To coincide with the release of Mark Cousins’ A Story of Children and Film (2013), Filmhouse Edinburgh are rolling out The Cinema of Childhood – a touring film season exposing audiences to some of the rarest film’s covered in Cousins’ passionate celebration of childhood and film. The season launches this week with Mohammad-Ali Talebi’s Willow and Wind (1999), a poetic and beautifully realised allegory for the disquiet felt in Iran at the turn of the century. Written by Abbas Kiarostami, this simple tale of a young boy’s quest to replace a pane of glass broken during a playground football match is transformed into an adventure of tremendous poignancy thanks to the brevity of Talebi’s direction.
Willow and Wind begins with the forging of a friendship between two children; Razam, a new boy at school, and Kuchakpourso, the one who’s responsible for the smashed pane. Kuchakpourso has been instructed to replace the glass or face expulsion so the pair embark on a journey to borrow the money required form Razam’s parents,who charitably oblige. However, Kuchakpourso is forced to gather the large sheet of glass alone, struggling through gale force winds and perilous terrain in order to return to the school and repair the pane himself. Capturing the candour and endearing optimism of youth within the framework of a modest plot allows Talebi to let us experience the world through the uncorrupted vantage of a child, going as far as to fix his camera at Kuchakpourso’s eye-level throughout.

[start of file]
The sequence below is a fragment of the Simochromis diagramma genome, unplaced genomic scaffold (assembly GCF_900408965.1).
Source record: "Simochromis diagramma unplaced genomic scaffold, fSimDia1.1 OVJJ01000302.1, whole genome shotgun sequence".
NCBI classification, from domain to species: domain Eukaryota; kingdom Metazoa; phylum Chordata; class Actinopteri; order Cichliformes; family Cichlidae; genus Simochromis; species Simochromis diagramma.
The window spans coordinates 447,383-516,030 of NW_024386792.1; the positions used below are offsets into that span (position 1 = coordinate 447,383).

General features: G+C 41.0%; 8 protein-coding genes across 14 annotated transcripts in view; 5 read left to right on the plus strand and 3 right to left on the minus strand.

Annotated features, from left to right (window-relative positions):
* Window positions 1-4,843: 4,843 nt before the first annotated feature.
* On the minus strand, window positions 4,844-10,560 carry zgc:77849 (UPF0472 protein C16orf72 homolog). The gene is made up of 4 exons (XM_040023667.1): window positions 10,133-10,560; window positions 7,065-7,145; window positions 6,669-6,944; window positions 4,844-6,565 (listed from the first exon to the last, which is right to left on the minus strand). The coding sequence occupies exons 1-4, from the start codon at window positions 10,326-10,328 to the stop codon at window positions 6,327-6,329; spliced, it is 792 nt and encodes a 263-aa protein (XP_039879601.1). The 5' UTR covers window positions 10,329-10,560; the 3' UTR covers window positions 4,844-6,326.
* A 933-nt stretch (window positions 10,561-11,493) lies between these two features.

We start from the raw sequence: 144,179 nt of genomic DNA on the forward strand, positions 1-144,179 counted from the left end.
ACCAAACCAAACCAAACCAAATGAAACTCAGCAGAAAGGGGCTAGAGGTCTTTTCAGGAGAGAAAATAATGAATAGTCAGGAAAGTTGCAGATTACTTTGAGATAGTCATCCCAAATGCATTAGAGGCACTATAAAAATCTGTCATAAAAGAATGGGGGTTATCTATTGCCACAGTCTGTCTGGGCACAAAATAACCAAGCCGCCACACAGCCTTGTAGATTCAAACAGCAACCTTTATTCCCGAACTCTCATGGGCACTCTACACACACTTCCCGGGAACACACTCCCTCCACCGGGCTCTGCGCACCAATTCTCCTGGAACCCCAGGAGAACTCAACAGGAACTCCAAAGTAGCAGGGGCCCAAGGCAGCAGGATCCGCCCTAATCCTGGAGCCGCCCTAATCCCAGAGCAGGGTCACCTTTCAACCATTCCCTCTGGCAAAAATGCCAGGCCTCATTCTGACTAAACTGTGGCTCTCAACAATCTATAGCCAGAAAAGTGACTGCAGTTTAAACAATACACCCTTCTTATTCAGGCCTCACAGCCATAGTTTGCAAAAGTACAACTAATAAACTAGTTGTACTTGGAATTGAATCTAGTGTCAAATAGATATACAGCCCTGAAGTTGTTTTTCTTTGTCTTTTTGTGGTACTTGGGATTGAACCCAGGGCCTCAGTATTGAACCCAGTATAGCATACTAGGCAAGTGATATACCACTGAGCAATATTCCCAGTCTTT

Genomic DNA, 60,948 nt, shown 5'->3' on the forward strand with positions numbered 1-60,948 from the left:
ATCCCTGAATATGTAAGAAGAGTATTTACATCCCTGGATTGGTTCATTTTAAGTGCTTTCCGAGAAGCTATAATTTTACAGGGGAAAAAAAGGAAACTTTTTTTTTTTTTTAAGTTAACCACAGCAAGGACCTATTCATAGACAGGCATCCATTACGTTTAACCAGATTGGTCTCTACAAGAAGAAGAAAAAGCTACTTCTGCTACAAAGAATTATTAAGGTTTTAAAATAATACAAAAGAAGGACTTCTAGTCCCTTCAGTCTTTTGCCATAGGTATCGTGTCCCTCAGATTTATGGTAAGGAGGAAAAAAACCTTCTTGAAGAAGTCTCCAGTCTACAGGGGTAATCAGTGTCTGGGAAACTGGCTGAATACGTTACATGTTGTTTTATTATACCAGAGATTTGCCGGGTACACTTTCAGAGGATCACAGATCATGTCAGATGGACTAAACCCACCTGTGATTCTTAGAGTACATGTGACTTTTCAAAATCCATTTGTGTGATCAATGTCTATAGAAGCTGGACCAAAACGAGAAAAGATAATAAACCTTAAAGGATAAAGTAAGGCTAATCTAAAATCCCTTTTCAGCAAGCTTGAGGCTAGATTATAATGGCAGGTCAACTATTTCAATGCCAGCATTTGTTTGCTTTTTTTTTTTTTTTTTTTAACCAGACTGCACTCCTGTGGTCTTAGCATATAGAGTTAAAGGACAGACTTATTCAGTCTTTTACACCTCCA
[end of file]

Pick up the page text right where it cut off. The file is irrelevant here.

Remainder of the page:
Willow and Wind is derived principally of an oppressive ambiance of hopelessness, with the anxiety that blusters through the cacophonous gale force winds turning this humble expedition into an almost unwatchable confrontation between doomed perseverance and unyielding misfortune. This humanist study of life in Iran employs subtle symbolism to embellish its minimal plot, culminating in an affectionate and powerfully tense adventure. Kuchakpourso is the brittle willow twisted and pushed to breaking point by the harsh winds that epitomises the oppression opposed by the violent student protests of the July 1999 revolt. The presence of the wind is ubiquitous throughout the film, an antagonist shrouded within the elements and an unrelenting force of opposition.
However, as the film moves towards its nervy conclusion, it’s clear that the fraught political climate and growing censorship in Iran is Kuchakpourso’s true obstacle, with the fragility of the glass representative of the hopes and dreams of an entire generation. Each step of Kuchakpourso’s struggle to carry the glass home forces the audience to cringe and wince, praying that he completes his goal – with Talebi giving us only the vaguest glimmer of hope by means of the kindness of strangers. Willow and Wind is a tremendous film, full of compassion and the endearing essence of youthful optimism that truly deserves to be enjoyed by a wider audience.